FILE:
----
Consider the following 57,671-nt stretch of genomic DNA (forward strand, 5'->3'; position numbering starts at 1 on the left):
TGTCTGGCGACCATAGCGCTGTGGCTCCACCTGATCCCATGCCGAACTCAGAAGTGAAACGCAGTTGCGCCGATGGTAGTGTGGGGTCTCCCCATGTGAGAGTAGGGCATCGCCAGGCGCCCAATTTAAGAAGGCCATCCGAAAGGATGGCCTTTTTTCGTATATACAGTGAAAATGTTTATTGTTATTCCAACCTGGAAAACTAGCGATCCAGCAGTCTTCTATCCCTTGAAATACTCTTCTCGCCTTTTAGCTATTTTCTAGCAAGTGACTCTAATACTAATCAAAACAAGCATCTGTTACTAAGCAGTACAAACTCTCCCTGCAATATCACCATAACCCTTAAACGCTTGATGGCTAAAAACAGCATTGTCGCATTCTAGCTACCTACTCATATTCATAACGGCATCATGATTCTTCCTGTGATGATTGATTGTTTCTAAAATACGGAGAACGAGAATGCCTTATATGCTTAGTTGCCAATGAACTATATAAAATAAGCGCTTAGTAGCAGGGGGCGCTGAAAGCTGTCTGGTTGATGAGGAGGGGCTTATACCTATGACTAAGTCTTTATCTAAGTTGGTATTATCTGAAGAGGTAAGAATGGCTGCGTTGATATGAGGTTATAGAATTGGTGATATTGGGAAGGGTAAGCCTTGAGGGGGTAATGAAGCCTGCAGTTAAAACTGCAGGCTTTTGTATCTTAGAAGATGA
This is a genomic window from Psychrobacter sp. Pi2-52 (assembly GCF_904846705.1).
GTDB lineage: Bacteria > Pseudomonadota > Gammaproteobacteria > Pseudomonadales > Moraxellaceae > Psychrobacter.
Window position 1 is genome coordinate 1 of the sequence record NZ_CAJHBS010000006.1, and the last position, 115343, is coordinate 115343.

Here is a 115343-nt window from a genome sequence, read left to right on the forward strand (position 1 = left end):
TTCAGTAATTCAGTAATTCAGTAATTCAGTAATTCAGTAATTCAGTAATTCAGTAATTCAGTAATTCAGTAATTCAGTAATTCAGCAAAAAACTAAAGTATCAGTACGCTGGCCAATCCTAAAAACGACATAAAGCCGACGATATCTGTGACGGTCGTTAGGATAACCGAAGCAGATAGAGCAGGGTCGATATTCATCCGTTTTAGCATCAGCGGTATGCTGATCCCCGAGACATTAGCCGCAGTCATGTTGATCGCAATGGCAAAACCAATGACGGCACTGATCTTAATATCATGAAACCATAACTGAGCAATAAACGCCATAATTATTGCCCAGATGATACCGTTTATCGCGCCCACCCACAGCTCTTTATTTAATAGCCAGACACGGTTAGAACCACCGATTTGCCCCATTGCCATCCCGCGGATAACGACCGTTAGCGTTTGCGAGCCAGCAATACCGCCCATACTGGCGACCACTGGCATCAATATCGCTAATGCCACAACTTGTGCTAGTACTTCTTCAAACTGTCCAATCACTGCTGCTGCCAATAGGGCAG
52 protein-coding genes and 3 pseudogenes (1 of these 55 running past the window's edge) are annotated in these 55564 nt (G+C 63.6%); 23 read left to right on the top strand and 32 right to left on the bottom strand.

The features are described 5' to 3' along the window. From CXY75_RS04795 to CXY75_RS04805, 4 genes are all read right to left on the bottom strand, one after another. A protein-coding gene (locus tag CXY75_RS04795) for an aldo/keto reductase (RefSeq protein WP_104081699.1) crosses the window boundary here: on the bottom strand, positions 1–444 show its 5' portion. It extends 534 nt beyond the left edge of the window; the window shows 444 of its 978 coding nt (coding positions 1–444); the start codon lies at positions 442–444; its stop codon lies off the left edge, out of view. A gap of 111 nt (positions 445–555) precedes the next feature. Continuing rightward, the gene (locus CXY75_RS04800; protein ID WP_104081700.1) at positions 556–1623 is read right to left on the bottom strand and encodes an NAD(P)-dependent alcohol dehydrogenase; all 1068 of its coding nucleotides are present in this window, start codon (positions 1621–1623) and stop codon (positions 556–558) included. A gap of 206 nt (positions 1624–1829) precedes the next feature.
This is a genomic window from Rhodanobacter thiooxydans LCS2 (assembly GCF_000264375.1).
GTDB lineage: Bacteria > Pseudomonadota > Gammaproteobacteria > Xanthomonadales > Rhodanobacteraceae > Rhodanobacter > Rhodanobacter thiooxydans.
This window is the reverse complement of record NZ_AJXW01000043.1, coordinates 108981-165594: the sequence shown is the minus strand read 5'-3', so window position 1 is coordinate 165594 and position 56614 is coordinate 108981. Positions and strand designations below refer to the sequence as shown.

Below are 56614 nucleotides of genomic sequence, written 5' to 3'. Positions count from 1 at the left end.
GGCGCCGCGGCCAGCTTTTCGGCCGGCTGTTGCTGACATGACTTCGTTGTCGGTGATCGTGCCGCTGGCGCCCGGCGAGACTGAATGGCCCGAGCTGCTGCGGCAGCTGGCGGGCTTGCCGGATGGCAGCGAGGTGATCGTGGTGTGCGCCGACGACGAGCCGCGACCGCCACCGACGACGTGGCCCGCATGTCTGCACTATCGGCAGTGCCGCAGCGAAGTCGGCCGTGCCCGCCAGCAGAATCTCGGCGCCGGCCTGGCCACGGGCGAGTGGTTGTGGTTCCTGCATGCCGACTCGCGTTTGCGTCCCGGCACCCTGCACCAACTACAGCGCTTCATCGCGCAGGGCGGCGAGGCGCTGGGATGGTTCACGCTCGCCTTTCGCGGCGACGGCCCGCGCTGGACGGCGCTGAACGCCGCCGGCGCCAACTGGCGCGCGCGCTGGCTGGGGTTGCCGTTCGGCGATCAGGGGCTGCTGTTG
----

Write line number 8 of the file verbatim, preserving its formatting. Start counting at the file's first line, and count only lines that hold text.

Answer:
52 protein-coding genes and 3 pseudogenes (1 of these 55 running past the window's edge) are annotated in these 55564 nt (G+C 63.6%); 23 read left to right on the top strand and 32 right to left on the bottom strand.